As compelling as RMI might seem from our very high-level discussion, like all technologies it has its own set of problems.

Remote object invocation uses pass-by-value semantics. When the client passes a parameter to the remote method, RMI sends the data held by the object across the network as a byte stream. The byte stream is received by RMI on the other end of the communication tunnel, copied into an object of the same type as passed in by the client, and weaved in as a parameter to the remote object. Objects returned by the remote method go through the same translation-transport-translation steps. The process of turning an object into a byte stream is called marshaling, and the process of turning a byte stream into an object is called unmarshaling. This is exactly why all objects transported across the network by RMI must implement the interface. For large objects, the cost of marshaling and unmarshaling can be pretty high, making RMI a performance bottleneck compared to local invocation. This is why you want to make sure that objects passed over RMI are not large, because they can slow down your application.

Like EJB 2, RMI isn’t too easy to use. You often find yourself performing functions such as extending obscure interfaces or classes, and following a strange programming model. Luckily, EJB 3 does all the hard work of generating RMI code behind the scenes.

Last but not least, RMI is great for Java-to-Java transparent communication but is not good for interoperability with Microsoft .NET and the like. If interoperability is a concern, you should be using web services instead of RMI. Note, however, web services is overkill if not absolutely needed, primarily because text-based, parsing-intensive XML performs much worse than binary-based protocols like RMI. Moreover, it is possible to use RMI-IIOP to interoperate between Java and CORBA components written in languages like C++. Every EJB container must support RMI-IIOP and enabling RMI-IIOP is simply a matter of configuration.

If you want to learn more about RMI, check out

A.2. JNDI as a component registry

JNDI is the JDBC of naming and directory services. Just as JDBC provides a standard Java EE API to access all kinds of databases, JNDI standardizes naming and directory service access. If you’ve ever used a Lightweight Directory Access Protocol (LDAP) such as a Microsoft Active Directory server, you already know what a naming and directory service is.

In simple terms, a naming service provides the ability to locate a component or service by name. You give a naming service the complete name for a resource and it figures out how to get you a handle to the resource that you can use. Domain Name Service (DNS) is a relatively well-known example of a naming service. When we point our web browser to, the DNS server conducts a lookup and directs us to the right IP address for Yahoo. The RMI registry is another example of a naming service. In a sense, even an operating system file manager is a naming service. You give the file manager the complete path to a file and it gives you a handle to the file you are looking for.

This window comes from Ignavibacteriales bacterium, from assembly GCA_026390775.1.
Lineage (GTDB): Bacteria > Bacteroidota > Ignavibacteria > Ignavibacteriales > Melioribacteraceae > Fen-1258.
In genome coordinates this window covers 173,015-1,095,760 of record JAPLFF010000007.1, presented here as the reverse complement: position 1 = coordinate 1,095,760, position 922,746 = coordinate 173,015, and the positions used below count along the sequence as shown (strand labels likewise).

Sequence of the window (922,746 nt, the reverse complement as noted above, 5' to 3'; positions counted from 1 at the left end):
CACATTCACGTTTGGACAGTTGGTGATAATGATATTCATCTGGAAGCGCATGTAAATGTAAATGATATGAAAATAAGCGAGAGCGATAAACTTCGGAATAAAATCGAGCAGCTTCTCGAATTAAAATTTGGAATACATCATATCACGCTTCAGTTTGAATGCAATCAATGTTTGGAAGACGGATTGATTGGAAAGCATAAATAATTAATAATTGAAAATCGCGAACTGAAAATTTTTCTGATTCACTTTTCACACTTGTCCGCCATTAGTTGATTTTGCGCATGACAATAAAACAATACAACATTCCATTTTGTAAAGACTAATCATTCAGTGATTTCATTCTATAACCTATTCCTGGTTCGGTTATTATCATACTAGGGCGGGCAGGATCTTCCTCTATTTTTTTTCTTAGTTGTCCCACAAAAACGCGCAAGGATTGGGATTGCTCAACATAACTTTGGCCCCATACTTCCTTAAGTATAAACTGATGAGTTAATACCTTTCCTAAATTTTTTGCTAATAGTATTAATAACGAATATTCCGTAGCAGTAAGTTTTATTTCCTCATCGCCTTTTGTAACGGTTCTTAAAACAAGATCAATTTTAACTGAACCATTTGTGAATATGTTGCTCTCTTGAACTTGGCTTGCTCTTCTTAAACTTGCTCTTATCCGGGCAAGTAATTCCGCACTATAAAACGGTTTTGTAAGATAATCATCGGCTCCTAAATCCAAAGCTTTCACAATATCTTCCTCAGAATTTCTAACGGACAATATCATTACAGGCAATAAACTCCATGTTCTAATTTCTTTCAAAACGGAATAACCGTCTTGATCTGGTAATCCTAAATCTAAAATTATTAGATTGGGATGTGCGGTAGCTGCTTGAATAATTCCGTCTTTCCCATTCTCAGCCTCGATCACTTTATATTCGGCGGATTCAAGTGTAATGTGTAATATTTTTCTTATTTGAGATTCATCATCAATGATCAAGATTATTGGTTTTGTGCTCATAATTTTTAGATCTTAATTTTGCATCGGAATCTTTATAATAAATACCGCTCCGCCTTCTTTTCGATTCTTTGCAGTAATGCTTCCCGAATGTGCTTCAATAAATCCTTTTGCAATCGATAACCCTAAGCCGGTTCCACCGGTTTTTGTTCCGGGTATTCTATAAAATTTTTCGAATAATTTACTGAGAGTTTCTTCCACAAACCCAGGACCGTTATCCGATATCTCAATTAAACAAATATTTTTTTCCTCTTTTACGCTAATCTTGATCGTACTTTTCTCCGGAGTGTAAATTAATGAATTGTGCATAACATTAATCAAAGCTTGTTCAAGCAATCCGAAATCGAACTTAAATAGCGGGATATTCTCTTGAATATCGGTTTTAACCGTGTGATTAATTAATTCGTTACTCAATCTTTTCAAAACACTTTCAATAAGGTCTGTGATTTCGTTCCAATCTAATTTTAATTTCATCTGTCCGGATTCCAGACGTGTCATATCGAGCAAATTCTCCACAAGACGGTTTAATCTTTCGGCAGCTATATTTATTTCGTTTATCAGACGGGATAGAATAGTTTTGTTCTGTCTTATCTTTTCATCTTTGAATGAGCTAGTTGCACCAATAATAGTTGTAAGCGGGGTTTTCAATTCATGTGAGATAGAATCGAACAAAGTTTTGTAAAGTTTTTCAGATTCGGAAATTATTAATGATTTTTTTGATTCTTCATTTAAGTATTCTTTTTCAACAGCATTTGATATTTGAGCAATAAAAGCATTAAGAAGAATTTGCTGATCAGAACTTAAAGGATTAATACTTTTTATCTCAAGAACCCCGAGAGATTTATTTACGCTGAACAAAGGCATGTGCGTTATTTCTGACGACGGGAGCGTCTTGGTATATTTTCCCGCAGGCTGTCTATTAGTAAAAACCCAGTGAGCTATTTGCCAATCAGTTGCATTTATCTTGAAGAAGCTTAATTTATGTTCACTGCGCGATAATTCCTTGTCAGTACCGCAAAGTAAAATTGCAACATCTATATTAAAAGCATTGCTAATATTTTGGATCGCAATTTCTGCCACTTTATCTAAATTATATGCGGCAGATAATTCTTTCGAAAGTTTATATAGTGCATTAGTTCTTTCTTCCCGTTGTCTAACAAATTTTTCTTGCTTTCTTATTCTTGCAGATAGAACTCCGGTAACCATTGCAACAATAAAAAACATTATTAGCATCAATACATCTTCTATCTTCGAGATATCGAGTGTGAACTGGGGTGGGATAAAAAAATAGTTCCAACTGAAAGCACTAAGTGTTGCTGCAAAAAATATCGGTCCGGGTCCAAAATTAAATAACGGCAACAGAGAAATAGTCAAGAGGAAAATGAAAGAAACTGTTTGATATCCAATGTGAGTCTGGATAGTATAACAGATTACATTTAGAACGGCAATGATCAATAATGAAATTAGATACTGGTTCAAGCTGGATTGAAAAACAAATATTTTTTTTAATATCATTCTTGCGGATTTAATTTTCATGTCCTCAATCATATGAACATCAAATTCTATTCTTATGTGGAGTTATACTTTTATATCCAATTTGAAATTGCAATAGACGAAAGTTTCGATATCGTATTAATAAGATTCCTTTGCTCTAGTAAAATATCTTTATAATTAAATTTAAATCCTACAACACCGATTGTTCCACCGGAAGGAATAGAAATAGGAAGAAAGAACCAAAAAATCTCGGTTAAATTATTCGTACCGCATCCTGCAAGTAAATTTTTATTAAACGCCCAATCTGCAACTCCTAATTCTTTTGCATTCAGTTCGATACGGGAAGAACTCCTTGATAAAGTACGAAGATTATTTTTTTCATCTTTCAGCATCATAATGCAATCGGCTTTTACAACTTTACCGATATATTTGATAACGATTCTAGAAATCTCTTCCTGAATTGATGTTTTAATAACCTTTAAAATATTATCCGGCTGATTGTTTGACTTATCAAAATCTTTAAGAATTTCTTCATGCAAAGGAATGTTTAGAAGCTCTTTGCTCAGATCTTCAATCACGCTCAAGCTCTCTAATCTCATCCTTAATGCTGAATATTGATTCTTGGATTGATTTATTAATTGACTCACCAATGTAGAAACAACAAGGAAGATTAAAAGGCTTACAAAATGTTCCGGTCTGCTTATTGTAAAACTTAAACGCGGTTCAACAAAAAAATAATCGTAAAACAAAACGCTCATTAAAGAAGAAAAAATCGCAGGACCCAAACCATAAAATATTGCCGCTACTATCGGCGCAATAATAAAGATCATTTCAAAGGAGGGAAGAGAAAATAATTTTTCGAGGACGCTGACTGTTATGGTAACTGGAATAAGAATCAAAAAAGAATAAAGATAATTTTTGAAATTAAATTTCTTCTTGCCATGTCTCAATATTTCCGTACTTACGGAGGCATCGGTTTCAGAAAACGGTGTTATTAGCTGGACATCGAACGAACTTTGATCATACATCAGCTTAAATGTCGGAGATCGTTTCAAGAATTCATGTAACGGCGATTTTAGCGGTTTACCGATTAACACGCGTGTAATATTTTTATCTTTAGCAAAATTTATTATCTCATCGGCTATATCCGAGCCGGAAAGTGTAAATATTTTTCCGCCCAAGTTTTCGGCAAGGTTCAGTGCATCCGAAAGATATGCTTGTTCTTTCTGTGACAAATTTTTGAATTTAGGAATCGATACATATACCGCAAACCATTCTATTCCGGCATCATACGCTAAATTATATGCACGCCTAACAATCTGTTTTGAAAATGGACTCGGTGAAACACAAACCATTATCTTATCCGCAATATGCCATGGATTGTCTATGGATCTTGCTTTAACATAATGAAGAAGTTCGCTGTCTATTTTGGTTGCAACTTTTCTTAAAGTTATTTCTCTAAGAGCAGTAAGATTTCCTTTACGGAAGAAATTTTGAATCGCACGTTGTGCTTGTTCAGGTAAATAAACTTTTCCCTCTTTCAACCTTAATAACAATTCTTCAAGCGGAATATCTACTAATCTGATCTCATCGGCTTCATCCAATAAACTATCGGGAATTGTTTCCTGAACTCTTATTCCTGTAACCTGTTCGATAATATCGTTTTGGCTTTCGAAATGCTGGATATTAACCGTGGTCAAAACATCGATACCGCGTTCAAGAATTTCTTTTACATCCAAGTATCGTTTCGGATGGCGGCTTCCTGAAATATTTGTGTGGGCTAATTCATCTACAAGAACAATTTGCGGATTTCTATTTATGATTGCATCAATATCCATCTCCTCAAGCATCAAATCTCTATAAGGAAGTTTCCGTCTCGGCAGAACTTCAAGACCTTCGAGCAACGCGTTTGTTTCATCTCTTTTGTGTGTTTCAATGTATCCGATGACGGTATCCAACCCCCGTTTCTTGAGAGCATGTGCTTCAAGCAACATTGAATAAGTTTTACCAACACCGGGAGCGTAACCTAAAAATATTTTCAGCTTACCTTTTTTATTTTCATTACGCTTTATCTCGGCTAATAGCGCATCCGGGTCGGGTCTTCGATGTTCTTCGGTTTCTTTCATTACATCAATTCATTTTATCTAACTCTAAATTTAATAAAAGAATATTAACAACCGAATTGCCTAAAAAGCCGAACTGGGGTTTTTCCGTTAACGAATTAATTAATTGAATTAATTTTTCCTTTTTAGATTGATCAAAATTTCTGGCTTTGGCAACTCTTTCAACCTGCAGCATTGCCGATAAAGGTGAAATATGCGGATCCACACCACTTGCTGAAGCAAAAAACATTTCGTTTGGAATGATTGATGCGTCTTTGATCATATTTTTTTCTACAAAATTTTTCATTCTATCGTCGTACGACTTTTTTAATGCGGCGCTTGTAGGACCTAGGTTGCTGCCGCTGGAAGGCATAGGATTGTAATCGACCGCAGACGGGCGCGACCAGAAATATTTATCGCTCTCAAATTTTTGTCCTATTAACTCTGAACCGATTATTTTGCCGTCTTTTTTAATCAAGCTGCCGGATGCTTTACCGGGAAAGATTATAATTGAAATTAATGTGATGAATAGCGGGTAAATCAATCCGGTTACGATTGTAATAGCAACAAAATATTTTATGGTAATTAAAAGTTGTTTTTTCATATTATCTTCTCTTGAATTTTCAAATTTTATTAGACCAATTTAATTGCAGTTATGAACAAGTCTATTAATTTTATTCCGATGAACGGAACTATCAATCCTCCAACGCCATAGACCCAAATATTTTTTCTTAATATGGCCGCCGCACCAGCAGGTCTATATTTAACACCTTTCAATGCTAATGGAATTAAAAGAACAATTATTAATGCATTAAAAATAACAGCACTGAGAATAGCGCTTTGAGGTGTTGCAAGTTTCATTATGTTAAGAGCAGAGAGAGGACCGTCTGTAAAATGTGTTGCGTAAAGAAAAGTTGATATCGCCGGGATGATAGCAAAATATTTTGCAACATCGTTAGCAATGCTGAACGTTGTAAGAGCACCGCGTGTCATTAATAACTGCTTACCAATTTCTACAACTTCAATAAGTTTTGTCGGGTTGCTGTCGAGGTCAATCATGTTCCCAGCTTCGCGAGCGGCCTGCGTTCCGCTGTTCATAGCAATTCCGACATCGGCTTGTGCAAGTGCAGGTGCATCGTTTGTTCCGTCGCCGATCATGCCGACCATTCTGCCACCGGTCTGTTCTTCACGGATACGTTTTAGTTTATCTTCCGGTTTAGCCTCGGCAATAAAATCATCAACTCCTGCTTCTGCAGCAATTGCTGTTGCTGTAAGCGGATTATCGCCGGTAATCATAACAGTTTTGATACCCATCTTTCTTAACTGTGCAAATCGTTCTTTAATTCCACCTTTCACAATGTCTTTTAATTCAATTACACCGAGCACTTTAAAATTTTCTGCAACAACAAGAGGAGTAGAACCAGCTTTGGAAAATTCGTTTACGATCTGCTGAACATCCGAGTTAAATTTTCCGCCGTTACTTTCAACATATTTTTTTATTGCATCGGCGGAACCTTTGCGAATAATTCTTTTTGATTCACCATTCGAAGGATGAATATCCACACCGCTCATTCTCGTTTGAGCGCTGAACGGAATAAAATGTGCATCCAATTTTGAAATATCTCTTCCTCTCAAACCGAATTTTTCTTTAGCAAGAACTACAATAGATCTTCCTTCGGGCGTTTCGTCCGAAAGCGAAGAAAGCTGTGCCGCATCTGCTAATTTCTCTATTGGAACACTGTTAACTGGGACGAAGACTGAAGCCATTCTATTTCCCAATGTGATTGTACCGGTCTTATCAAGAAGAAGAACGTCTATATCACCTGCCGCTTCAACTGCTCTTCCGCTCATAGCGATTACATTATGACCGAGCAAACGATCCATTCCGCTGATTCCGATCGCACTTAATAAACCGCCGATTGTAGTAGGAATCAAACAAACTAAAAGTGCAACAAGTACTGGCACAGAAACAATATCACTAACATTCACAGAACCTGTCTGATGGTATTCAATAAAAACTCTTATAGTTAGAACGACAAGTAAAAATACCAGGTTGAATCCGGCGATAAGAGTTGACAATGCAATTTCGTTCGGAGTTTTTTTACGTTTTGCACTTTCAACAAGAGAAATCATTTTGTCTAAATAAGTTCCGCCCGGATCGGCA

As figure A.2 shows, JNDI provides a uniform abstraction over a number of different naming services such as LDAP, DNS, Network Information Service (NIS), Novell Directory Services (NDS), RMI, Common Object Request Broker Architecture (CORBA), and so on. Once you have an instance of a JNDI context, you can use it to locate resources in any underlying naming service available to the context. Under the hood, JNDI negotiates with each available naming service given the name of a resource to figure out where to look up the service’s actual location.

Figure A.2. JNDI provides a single unified API to access various naming services such as LDAP, NDS, NDS, NIS, RMI, and CORBA. Any naming service with a JNDI Service Provider Interface (SPI) provider can be plugged into the API seamlessly.

Like RMI, JNDI plays a vital role in EJB 3, although it is by and large hidden behind the scenes (also like RMI, JNDI used to be a lot more visible and made EJB much more cumbersome as of EJB 2). In a very real sense, JNDI is to EJB what the RMI registry is to RMI. JNDI is used as the central repository for resources managed by the container.

As a result, every bean managed by the container is automatically registered with JNDI. In addition, a typical container JNDI registry will store JDBC data sources, JMS queues, JMS connection factories, JPA entity managers, JPA entity manager factories, and so on. Whenever a client (such as an EJB) needs to use a managed resource, they use JNDI to look up the resource by its unique name. Figure A.3 shows how a typical JNDI tree for a Java EE application server might look.

Figure A.3. An example JNDI tree for an application server. All global resources such as jdbc and jms are bound to the root context of JNDI tree. Each application has its own application context, and EJBs and other resources in the application are bound under the application context.

As you can see in figure A.3, resources are stored in a JNDI tree in a hierarchical manner. This means that JNDI resource names look much like Unix file pathnames (they also sometimes start with a protocol specification such as java:, much like a URL address you would enter in a browser navigation bar). As with RMI, once you procure a handle to a resource from a JNDI context, you can use it as though it were a local resource.